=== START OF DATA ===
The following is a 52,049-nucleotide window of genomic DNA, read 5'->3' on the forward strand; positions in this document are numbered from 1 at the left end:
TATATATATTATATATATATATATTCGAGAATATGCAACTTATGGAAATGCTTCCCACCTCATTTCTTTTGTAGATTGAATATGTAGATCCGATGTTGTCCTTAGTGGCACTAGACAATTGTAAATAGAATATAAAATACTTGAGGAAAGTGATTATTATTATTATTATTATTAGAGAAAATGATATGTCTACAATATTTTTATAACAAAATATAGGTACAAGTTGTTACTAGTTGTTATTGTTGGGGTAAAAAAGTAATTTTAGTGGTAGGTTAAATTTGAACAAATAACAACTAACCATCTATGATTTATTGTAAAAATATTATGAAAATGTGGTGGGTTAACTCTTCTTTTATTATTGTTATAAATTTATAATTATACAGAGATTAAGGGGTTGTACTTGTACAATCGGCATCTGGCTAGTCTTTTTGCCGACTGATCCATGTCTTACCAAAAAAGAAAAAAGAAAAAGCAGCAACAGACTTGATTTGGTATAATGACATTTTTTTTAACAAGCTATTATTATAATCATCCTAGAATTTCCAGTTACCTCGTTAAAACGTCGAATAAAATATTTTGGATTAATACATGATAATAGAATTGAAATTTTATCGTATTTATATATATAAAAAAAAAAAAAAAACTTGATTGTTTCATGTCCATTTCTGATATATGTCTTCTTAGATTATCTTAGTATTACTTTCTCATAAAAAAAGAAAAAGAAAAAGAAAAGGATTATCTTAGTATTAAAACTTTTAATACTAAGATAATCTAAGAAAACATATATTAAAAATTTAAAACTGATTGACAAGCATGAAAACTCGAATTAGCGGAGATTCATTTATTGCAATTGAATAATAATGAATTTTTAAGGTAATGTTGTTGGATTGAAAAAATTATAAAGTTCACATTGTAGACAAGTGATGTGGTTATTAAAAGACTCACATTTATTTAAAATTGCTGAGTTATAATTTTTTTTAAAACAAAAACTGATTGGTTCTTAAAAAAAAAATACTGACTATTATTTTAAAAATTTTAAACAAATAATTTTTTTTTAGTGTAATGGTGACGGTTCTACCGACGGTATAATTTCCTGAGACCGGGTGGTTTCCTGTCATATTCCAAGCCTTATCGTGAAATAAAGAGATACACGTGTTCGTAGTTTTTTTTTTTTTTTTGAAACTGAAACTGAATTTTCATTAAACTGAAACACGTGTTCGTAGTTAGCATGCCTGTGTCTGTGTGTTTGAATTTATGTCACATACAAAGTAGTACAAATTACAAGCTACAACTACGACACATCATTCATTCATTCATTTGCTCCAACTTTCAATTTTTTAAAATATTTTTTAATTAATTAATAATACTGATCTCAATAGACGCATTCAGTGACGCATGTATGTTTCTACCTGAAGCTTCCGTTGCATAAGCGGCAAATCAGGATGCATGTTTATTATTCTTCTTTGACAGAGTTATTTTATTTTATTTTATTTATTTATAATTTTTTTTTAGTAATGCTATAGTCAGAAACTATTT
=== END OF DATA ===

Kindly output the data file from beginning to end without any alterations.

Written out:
The following is a 52,049-nucleotide window of genomic DNA, read 5'->3' on the forward strand; positions in this document are numbered from 1 at the left end:
TATATATATTATATATATATATATTCGAGAATATGCAACTTATGGAAATGCTTCCCACCTCATTTCTTTTGTAGATTGAATATGTAGATCCGATGTTGTCCTTAGTGGCACTAGACAATTGTAAATAGAATATAAAATACTTGAGGAAAGTGATTATTATTATTATTATTATTAGAGAAAATGATATGTCTACAATATTTTTATAACAAAATATAGGTACAAGTTGTTACTAGTTGTTATTGTTGGGGTAAAAAAGTAATTTTAGTGGTAGGTTAAATTTGAACAAATAACAACTAACCATCTATGATTTATTGTAAAAATATTATGAAAATGTGGTGGGTTAACTCTTCTTTTATTATTGTTATAAATTTATAATTATACAGAGATTAAGGGGTTGTACTTGTACAATCGGCATCTGGCTAGTCTTTTTGCCGACTGATCCATGTCTTACCAAAAAAGAAAAAAGAAAAAGCAGCAACAGACTTGATTTGGTATAATGACATTTTTTTTAACAAGCTATTATTATAATCATCCTAGAATTTCCAGTTACCTCGTTAAAACGTCGAATAAAATATTTTGGATTAATACATGATAATAGAATTGAAATTTTATCGTATTTATATATATAAAAAAAAAAAAAAAACTTGATTGTTTCATGTCCATTTCTGATATATGTCTTCTTAGATTATCTTAGTATTACTTTCTCATAAAAAAAGAAAAAGAAAAAGAAAAGGATTATCTTAGTATTAAAACTTTTAATACTAAGATAATCTAAGAAAACATATATTAAAAATTTAAAACTGATTGACAAGCATGAAAACTCGAATTAGCGGAGATTCATTTATTGCAATTGAATAATAATGAATTTTTAAGGTAATGTTGTTGGATTGAAAAAATTATAAAGTTCACATTGTAGACAAGTGATGTGGTTATTAAAAGACTCACATTTATTTAAAATTGCTGAGTTATAATTTTTTTTAAAACAAAAACTGATTGGTTCTTAAAAAAAAAATACTGACTATTATTTTAAAAATTTTAAACAAATAATTTTTTTTTAGTGTAATGGTGACGGTTCTACCGACGGTATAATTTCCTGAGACCGGGTGGTTTCCTGTCATATTCCAAGCCTTATCGTGAAATAAAGAGATACACGTGTTCGTAGTTTTTTTTTTTTTTTTGAAACTGAAACTGAATTTTCATTAAACTGAAACACGTGTTCGTAGTTAGCATGCCTGTGTCTGTGTGTTTGAATTTATGTCACATACAAAGTAGTACAAATTACAAGCTACAACTACGACACATCATTCATTCATTCATTTGCTCCAACTTTCAATTTTTTAAAATATTTTTTAATTAATTAATAATACTGATCTCAATAGACGCATTCAGTGACGCATGTATGTTTCTACCTGAAGCTTCCGTTGCATAAGCGGCAAATCAGGATGCATGTTTATTATTCTTCTTTGACAGAGTTATTTTATTTTATTTTATTTATTTATAATTTTTTTTTAGTAATGCTATAGTCAGAAACTATTT